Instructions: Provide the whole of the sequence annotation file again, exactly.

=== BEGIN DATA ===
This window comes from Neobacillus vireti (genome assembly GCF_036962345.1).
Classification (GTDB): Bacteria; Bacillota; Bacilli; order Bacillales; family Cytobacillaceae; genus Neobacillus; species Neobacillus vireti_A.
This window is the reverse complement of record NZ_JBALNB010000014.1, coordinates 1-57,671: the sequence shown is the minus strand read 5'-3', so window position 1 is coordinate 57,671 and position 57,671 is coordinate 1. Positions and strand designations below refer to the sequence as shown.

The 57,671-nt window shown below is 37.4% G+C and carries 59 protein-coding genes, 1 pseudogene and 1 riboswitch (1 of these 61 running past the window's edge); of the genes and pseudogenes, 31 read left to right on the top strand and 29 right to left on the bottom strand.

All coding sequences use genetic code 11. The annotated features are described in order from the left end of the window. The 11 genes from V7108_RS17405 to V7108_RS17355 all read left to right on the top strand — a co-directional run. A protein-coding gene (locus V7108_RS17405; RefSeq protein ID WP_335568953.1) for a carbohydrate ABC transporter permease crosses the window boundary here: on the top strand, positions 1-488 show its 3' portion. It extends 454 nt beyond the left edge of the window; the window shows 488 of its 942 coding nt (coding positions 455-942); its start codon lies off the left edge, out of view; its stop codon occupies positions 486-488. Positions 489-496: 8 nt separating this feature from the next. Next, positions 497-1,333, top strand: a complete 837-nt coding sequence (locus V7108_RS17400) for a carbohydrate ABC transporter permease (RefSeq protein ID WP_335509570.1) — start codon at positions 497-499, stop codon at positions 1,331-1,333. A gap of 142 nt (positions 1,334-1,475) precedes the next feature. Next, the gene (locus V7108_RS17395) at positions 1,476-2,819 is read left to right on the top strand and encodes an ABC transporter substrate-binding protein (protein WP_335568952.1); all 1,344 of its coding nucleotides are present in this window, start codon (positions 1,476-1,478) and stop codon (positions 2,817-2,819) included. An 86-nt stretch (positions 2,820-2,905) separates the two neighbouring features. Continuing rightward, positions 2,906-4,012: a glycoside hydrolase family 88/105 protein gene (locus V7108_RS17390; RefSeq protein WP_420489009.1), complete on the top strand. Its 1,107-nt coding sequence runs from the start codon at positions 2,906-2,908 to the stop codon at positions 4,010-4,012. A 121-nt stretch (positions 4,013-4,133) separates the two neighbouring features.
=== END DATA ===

This window comes from Neobacillus vireti (genome assembly GCF_036962345.1).
Classification (GTDB): Bacteria; Bacillota; Bacilli; order Bacillales; family Cytobacillaceae; genus Neobacillus; species Neobacillus vireti_A.
This window is the reverse complement of record NZ_JBALNB010000014.1, coordinates 1-57,671: the sequence shown is the minus strand read 5'-3', so window position 1 is coordinate 57,671 and position 57,671 is coordinate 1. Positions and strand designations below refer to the sequence as shown.

The 57,671-nt window shown below is 37.4% G+C and carries 59 protein-coding genes, 1 pseudogene and 1 riboswitch (1 of these 61 running past the window's edge); of the genes and pseudogenes, 31 read left to right on the top strand and 29 right to left on the bottom strand.

All coding sequences use genetic code 11. The annotated features are described in order from the left end of the window. The 11 genes from V7108_RS17405 to V7108_RS17355 all read left to right on the top strand — a co-directional run. A protein-coding gene (locus V7108_RS17405; RefSeq protein ID WP_335568953.1) for a carbohydrate ABC transporter permease crosses the window boundary here: on the top strand, positions 1-488 show its 3' portion. It extends 454 nt beyond the left edge of the window; the window shows 488 of its 942 coding nt (coding positions 455-942); its start codon lies off the left edge, out of view; its stop codon occupies positions 486-488. Positions 489-496: 8 nt separating this feature from the next. Next, positions 497-1,333, top strand: a complete 837-nt coding sequence (locus V7108_RS17400) for a carbohydrate ABC transporter permease (RefSeq protein ID WP_335509570.1) — start codon at positions 497-499, stop codon at positions 1,331-1,333. A gap of 142 nt (positions 1,334-1,475) precedes the next feature. Next, the gene (locus V7108_RS17395) at positions 1,476-2,819 is read left to right on the top strand and encodes an ABC transporter substrate-binding protein (protein WP_335568952.1); all 1,344 of its coding nucleotides are present in this window, start codon (positions 1,476-1,478) and stop codon (positions 2,817-2,819) included. An 86-nt stretch (positions 2,820-2,905) separates the two neighbouring features. Continuing rightward, positions 2,906-4,012: a glycoside hydrolase family 88/105 protein gene (locus V7108_RS17390; RefSeq protein WP_420489009.1), complete on the top strand. Its 1,107-nt coding sequence runs from the start codon at positions 2,906-2,908 to the stop codon at positions 4,010-4,012. A 121-nt stretch (positions 4,013-4,133) separates the two neighbouring features.